Analysis: new antiviral drugs represent a significant advance in our ability to quell the global pandemic

By Tim O'Sullivan and J.J. Keating, UCC

In light of mounting evidence of waning protection against Covid-19 several months following vaccination, and the pressure placed on our hospital system as yet another coronavirus wave hits Europe, access to effective antiviral drugs is becoming increasingly important. Two new medicines with significant potential as effective weapons against COVID-19 are Lagevrio® and Paxlovid®.

The European Medicines Agency (EMA) recently approved Lagevrio® as a novel Covid-19 antiviral agent. Lagevrio® contains the drug molnupiravir which is available in capsule form and taken by mouth. Molnupiravir is manufactured by the US pharmaceutical company Merck, Sharp and Dohme, which has several sites in Ireland including Clonmel, Cork and Dublin.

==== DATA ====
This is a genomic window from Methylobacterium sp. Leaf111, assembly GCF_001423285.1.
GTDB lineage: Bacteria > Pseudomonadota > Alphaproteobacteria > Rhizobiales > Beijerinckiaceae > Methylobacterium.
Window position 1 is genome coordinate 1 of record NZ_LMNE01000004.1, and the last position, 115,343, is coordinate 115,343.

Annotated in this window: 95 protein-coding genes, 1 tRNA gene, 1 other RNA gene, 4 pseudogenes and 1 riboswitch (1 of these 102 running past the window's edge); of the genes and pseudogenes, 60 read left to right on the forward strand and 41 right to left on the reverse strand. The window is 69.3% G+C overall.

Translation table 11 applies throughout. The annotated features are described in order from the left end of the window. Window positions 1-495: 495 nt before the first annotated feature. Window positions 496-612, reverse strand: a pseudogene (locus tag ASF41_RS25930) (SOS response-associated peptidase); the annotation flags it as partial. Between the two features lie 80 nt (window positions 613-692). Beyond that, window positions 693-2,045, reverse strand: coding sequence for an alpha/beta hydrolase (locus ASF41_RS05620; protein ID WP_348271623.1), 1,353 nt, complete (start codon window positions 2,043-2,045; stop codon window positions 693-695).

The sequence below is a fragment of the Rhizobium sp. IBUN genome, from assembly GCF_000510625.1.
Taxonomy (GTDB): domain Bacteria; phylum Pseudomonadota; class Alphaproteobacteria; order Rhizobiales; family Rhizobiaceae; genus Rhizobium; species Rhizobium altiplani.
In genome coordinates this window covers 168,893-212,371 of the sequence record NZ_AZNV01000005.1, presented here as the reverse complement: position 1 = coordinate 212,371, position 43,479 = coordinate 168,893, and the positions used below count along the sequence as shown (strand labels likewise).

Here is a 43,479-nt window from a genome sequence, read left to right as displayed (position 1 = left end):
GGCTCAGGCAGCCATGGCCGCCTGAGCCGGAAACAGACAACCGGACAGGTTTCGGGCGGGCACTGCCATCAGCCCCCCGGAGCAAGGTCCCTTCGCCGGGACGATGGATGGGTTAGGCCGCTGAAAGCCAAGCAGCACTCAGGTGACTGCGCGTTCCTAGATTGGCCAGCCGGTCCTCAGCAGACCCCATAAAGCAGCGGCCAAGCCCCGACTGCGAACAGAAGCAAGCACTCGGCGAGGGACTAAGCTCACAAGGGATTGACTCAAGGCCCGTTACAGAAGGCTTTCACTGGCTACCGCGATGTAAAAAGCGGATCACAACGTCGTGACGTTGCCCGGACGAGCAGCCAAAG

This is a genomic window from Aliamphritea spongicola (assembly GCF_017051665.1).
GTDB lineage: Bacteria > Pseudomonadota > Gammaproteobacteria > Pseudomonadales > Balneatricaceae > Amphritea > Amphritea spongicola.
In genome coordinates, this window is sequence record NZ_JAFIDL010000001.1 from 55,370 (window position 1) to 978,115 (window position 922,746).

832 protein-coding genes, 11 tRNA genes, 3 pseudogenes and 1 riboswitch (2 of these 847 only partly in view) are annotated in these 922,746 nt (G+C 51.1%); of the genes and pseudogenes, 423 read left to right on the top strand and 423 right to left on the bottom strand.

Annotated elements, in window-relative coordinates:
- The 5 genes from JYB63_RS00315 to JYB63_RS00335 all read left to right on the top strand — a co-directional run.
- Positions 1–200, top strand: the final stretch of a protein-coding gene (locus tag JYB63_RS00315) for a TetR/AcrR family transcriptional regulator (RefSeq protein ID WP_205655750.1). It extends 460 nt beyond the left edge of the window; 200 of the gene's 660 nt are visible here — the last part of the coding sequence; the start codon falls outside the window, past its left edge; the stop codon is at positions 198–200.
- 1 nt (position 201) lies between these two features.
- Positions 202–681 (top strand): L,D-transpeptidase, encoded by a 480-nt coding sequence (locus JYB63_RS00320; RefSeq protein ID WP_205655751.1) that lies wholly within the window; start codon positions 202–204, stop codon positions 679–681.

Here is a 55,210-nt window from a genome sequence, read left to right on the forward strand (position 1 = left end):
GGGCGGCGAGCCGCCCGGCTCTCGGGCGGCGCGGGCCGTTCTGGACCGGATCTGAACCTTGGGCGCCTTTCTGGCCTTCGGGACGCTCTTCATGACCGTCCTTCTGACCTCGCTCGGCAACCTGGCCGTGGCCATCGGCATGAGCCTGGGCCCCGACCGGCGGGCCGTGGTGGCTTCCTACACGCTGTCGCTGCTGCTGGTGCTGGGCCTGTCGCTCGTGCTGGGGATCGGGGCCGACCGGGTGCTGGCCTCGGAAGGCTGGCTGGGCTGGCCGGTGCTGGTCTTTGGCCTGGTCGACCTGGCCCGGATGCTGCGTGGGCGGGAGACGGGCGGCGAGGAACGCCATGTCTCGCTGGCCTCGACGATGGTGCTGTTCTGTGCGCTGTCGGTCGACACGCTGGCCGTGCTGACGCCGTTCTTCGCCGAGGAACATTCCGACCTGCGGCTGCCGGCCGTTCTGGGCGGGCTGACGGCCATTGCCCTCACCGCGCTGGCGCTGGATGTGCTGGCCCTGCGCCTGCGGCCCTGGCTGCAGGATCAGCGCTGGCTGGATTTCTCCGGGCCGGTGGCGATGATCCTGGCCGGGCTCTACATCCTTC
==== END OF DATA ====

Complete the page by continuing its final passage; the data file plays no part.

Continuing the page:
As is often the case in drug discovery, molnupiravir was originally developed as a treatment for a different disease, namely viral Venezuelan equine encephalitis, which is spread by mosquitoes in Central and South America. It was subsequently tested for its activity against coronaviruses and was found to be highly effective against Middle East Respiratory Syndrome (MERS), the result of a respiratory coronavirus which first emerged in the Middle East in 2012. At the start of the recent pandemic, molnupiravir was again investigated as a possible treatment for Covid-19 which is caused by a related coronavirus.